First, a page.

Bus rapid transit can deliver much higher-quality service if operated on exclusive busways where there is no congestion. Only a handful of such busways exist in America today, but this country’s growing system of carpool lanes began as “transitways,” intended for buses and vanpools. Only when it was found that most such transitways had lots of unused capacity were they gradually opened up to four-person, then three-person, and eventually two-person carpools, becoming high-occupancy vehicle (HOV) lanes.
This strong public policy favoring carpools has led to unintended consequences. It has encouraged these expensive new lanes to fill up with “fampools”—two or more family members who would be riding together anyway. Fampools constitute between one-third and two-thirds of HOV lane users, depending on the facility. Also, by allowing even two-person carpools into specialized lanes, public policy has devastated the vanpool sector, which is the most cost-effective and energy-efficient form of transit. And filling up the most important HOV lanes with two-person carpools destroys their effectiveness as transit guideways, which is especially crucial for bus rapid transit (BRT).
It’s time to rethink America’s over-emphasis on carpooling and revisit the advantages of busways. Instead of filling up the empty space on a busway with fampools, we could fill it up with paying customers. And because those customers would pay value-priced tolls, their numbers could be limited to amounts consistent with maintaining uncongested conditions even at the busiest rush hours, as proven on the HOT lanes in San Diego and Orange County, California.
Thus, a value-priced busway would be the virtual equivalent of an exclusive busway. From the transit agency’s standpoint, it would have the same performance (high speed, reliability, absence of congestion) as an exclusive busway. But the large majority of its capital costs would be paid for, willingly, by drivers who chose to pay for its use to bypass congestion.
The nation’s first Virtual Exclusive Busway (VEB) is under construction in Houston. It is being developed via a three-way partnership of the local transit agency (METRO), the local toll agency (HCTRA), and the Texas DOT. Four value-priced managed lanes are being added to the Katy Freeway (I-10) as part of a largescale reconstruction of that corridor. METRO is guaranteed up to 25 percent of the new lanes’ capacity for buses and three-person carpools, and has committed to increasing the HOV occupancy level as needed in future years to preserve capacity for its express buses. HCTRA has committed to increasing the value-priced toll levels as needed to maintain uncongested traffic flow.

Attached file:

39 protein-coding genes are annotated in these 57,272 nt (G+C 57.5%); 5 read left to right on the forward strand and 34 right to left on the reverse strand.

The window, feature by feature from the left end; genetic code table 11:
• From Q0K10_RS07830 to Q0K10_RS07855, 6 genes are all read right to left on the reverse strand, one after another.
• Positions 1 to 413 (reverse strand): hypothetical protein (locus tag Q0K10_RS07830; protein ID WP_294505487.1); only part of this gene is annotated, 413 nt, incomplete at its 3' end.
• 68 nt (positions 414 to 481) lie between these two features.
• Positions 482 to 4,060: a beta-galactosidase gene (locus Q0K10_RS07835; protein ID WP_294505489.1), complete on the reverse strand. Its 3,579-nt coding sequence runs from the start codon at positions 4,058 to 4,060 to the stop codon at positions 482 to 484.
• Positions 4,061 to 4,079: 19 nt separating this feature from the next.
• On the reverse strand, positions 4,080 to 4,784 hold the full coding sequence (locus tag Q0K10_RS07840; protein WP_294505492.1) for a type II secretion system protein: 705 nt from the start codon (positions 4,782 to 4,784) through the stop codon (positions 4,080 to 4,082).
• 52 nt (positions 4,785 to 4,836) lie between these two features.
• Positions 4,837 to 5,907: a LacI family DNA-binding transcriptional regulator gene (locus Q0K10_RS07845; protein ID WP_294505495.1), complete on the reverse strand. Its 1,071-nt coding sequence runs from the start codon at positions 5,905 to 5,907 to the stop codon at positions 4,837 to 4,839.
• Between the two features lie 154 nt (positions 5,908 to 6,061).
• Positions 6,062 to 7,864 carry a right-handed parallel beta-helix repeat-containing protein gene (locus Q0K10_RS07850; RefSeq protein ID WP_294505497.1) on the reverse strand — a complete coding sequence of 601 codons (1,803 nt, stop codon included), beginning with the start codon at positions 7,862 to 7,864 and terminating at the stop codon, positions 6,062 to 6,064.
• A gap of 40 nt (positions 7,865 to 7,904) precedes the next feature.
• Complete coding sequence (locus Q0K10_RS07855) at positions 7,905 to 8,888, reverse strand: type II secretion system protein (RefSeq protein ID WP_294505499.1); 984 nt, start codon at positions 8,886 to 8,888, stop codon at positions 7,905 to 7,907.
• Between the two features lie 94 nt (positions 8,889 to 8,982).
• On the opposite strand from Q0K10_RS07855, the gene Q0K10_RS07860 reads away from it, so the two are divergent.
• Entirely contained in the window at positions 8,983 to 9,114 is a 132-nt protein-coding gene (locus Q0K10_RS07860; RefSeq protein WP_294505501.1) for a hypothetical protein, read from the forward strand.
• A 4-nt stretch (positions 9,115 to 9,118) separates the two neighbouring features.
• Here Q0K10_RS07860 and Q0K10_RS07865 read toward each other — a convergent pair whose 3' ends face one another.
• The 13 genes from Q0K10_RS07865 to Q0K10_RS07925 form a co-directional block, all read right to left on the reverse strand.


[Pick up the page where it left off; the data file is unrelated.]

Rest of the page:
Networks of such managed lanes, if governed by such partnership agreements, would become VEB networks. They would make possible high-quality (reliable, high-speed) regional express bus service, facilitating new forms of bus rapid transit. The year 2030 long-range transportation plan for the San Francisco Bay Area, adopted in February 2005, includes a proposed $3 billion network of this type, the first to be included in such a long-range plan. Studies are under way for such value-priced networks in Atlanta, Dallas, Denver, Houston, Maryland, Miami, Minneapolis/St. Paul, and Washington, D.C.
Federal transit policy should be changed to facilitate the development of VEBs and VEB networks. First, value-priced lanes that guarantee a portion of their capacity for transit services should be defined in federal law as “fixed guideways” for all federal transit purposes. Second, VEBs and VEB networks should be one of the alternatives studied in the alternatives analysis carried out in applying for Federal Transit Administration New Starts capital funding. And such funding should be available for the transit-specific components of a VEB or VEB network, including park-and-ride lots, direct-access ramps, stations, and buses.
Rubber-tire transit (including express bus and vanpools) can be highly cost-effective, especially when operating on exclusive rights of way. Our experience over the past decade with value pricing shows that such pricing can be used to create the virtual equivalent of an exclusive busway, paid for largely by drivers. This is too good an opportunity for transportation planners to pass up.